, DES MOINES, Iowa, May 21 – Barack Obama claimed a new milestone in his White House quest and declared the Democratic nomination nearly within his grasp after splitting his latest primary battles with Hillary Clinton.
Thumped Tuesday by Clinton in the southern state of Kentucky, Obama won the northwestern state of Oregon handily to come within a mere 75 delegates of the 2,026 needed to win the party nod.
Obama, seeking to become the first black US president, basked in an initial moral victory as he sewed up a majority of "pledged" delegates elected in a bruising run of coast-to-coast nominating contests.
"We have returned to Iowa with a majority of delegates elected by the American people," the Illinois senator, 46, told a rally Tuesday night in the midwestern state where he notched his first victory in January.
"You have put us within reach of the Democratic nomination for President of the United States of America," he told some 7,000 cheering supporters who roared back, "Obama ’08."
Clinton’s chances of depriving Obama of his prize rested on a wholesale defection of unelected superdelegates, nearly 800 top party officials who can vote how they like at the party’s August convention.
But the former first lady and current New York senator vowed anew not to give up her dream of becoming America’s first female president until after the closely fought Democratic primary season ends on June 3.
"It’s not just Kentucky bluegrass that’s music to my ears. It’s the sound of your overwhelming vote of confidence even in the face of some pretty tough odds," she told raucous supporters in Louisville, Kentucky.
"I’m going to keep making our case until we have a nominee, whoever she may be," Clinton said with a wide smile at her victory party.
Still, the often-bitter campaign appeared to be winding down as both candidates went out of their way to assure a united front against Republican John McCain in the November election.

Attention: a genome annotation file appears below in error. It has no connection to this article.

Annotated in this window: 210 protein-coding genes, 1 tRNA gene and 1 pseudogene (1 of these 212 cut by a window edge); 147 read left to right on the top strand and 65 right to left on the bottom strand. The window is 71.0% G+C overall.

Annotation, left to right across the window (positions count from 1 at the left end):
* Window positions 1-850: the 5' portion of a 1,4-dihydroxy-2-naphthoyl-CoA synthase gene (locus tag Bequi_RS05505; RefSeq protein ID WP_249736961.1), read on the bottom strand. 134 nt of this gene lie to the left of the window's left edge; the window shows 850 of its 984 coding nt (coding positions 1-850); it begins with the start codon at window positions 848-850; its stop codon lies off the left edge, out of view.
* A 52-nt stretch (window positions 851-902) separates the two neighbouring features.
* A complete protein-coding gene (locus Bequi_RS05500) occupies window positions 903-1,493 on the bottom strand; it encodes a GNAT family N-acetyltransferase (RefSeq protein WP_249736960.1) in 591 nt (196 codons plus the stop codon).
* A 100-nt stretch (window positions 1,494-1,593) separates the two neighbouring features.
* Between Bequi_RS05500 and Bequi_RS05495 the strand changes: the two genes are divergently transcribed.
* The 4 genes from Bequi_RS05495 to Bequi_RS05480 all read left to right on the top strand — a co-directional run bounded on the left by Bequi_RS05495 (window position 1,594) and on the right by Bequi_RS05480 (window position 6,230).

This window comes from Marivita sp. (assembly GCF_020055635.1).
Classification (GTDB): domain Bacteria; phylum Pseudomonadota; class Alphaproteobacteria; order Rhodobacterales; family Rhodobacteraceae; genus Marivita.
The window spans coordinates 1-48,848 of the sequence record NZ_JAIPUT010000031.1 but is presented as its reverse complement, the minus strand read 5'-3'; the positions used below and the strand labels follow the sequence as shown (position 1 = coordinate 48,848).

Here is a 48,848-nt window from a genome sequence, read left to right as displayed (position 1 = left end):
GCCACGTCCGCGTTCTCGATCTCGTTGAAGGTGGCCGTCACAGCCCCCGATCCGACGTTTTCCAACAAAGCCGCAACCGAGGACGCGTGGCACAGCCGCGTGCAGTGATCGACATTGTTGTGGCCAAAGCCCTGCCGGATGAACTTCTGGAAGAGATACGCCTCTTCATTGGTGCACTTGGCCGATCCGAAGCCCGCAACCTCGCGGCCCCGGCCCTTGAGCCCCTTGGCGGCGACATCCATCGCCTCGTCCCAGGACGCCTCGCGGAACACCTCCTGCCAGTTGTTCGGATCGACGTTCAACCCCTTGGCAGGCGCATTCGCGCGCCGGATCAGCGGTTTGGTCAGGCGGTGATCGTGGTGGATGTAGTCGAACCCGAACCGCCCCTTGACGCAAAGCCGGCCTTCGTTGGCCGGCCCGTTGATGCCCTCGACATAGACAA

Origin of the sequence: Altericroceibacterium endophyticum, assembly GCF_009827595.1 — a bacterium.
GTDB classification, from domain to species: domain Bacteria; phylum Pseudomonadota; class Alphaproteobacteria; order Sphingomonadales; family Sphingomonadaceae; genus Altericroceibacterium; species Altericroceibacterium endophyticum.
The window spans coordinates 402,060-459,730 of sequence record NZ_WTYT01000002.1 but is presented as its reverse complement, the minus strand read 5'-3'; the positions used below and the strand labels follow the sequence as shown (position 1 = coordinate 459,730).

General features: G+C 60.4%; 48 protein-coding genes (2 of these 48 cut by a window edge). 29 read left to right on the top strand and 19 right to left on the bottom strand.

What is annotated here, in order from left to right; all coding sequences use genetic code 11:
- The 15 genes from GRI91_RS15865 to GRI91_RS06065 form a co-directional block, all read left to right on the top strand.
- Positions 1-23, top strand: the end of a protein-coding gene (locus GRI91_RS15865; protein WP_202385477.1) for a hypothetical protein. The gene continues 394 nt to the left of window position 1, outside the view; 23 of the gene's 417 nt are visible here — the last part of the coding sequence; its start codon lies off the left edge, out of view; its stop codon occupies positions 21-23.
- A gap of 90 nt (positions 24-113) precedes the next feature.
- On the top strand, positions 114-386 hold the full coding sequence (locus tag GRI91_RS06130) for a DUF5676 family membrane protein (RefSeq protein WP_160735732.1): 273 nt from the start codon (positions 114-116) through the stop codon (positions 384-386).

Obama skewered McCain in his speech Tuesday night. "The Bush policy that asks everything of our troops and nothing of Iraqi politicians is John McCain’s policy too.
"So is the fear of tough and aggressive diplomacy that has left this country more isolated and less secure than at any time in recent history."
At the same time, Obama went out of his way to heap some of his warmest praise on Clinton and highlight her value as a potential ally instead of an adversary.
"No matter how this primary season ends," Obama said, "Senator Clinton has shattered myths and broken barriers and changed the America in which my daughters and yours will have come of age."
But Tuesday’s results held new warning signs for Obama as Clinton’s success among white, working-class voters raised new questions about his appeal with the crucial swing bloc in a general election.
With all precincts reporting in Kentucky, Clinton won 65 percent to 30 percent in the socially conservative state. With 66 percent of precincts reporting, Obama had a 58-42 percent edge in Oregon.
In a new sign of his growing political might, Obama’s campaign said he had raised 31 million dollars in April. Clinton’s communications chief Howard Wolfson said her campaign raised 22 million dollars in the same month.
Both Obama and Clinton were heading to Florida Wednesday. The Sunshine State’s primary results, like Michigan’s, were voided by Democratic bosses over a scheduling row.
Clinton, however, claims she has won the popular vote, if Michigan and Florida are counted, and argues she would therefore be the strongest nominee.
She is also hoping to persuade officials of the party’s rules and bylaws committee to put the two states back into play when they meet at a crucial meeting on May 31. Most commentators said her chances were slim.
The last contests in the race are in Puerto Rico on June 1, and Montana and South Dakota on June 3.